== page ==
- The Washington Times - Monday, July 11, 2005

GENEVA — Europe’s cities are ill-prepared for terrorist threats while the strength of Islamic extremists is growing, according to assessments from the attacks last week in London.

The European Union’s interior ministers will meet in Brussels tomorrow to coordinate security and intelligence. The agenda consists of plans to exchange electronic information and establish permanent contacts among the interior ministers of the 25 member nations.

The current system has been described as “embryonic and inadequate.”

“Today we are paying for misjudging the nature of the conflict,” a French security official said. “This is not merely a challenge to police and law-and-order forces but a strategic challenge from an invisible enemy.”

The interior ministers of France, Germany, Britain, Italy and Spain reported that “the Islamic movement in Europe has never been as strong and as determined as now.”

Major European cities were described as unable to react quickly to terrorist attacks, incapable of facing chemical or biological attacks and having inadequate protection of such targets as port installations, pipelines and communication facilities.

Francois Gere of the French Institution for Strategic Analysis said Europe should be prepared for “a long-term struggle against a very dangerous, very determined enemy who, despite heavy blows during the past four years, has an enormous capacity of survival.”

The Center for the Study of Terrorism and Political Violence at the University of St. Andrews in Scotland said the attacks were “perpetrated by small groups without direct ties with al Qaeda but linked into a complicated constellation of radical movements.”

Magnus Ranstorp, a member of the center, said the fact that the various small groupings are capable of attacking independently of one another is a “veritable nightmare.”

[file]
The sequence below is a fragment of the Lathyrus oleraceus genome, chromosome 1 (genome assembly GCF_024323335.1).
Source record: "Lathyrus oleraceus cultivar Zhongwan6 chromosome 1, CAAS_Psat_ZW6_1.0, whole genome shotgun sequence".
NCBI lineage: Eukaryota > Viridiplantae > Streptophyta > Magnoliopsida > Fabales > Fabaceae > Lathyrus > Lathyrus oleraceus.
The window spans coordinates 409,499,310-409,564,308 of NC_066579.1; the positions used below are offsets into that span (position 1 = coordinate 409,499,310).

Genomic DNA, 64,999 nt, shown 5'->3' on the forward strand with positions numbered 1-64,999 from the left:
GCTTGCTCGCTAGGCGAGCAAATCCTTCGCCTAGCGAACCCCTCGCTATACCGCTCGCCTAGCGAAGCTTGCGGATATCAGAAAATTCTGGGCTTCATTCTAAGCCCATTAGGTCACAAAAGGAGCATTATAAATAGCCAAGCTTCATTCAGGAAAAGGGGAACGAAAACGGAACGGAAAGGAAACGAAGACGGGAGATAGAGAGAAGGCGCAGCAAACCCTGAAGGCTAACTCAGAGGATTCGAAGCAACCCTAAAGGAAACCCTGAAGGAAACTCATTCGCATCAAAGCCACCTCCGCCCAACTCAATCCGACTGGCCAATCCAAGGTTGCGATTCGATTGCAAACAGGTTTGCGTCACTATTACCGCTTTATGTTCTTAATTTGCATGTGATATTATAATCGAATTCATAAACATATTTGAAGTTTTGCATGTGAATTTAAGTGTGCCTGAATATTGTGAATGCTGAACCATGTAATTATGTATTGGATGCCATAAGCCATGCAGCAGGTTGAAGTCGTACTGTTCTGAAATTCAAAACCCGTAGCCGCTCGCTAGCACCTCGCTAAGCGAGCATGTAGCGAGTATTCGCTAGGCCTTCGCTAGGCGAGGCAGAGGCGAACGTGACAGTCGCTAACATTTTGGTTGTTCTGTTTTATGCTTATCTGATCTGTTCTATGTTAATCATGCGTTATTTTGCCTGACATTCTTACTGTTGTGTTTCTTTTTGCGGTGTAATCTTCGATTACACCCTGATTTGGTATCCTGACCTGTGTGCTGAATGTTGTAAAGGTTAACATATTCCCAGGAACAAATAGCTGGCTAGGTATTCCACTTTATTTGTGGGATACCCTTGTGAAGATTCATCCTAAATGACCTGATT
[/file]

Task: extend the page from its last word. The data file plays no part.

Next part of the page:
Seized documents and analyses of Web site texts, officials said, indicate a high degree of sophistication among Islamist groups, including their knowledge of the oil markets and of international finance.

Dominique Thomas, a French consultant on Islamist terrorism, divides the networks operating in Europe into two tendencies: dissidents targeting mainly the Arab regimes they oppose and “internationalists” pursuing broader objectives such as destabilizing the order in Western countries.

The “nationalists” are exiles from countries such as Saudi Arabia, Syria, Egypt, Tunisia and Algeria and until recently used Europe’s lax security to organize and collect financing, Mr. Thomas said.

Much more threatening are the “internationalists” who have proliferated in recent months and follow what Mr. Thomas described as al Qaeda’s “ideological and operational model for a global struggle.”

“On the basis of intercepted documents, the professionalism of the conspirators is growing,” he said. “If we took the pulse of the Islamic movement, we would see that it beats steadily. Al Qaeda is no longer one organization but a community of networks, which is much more dangerous.”

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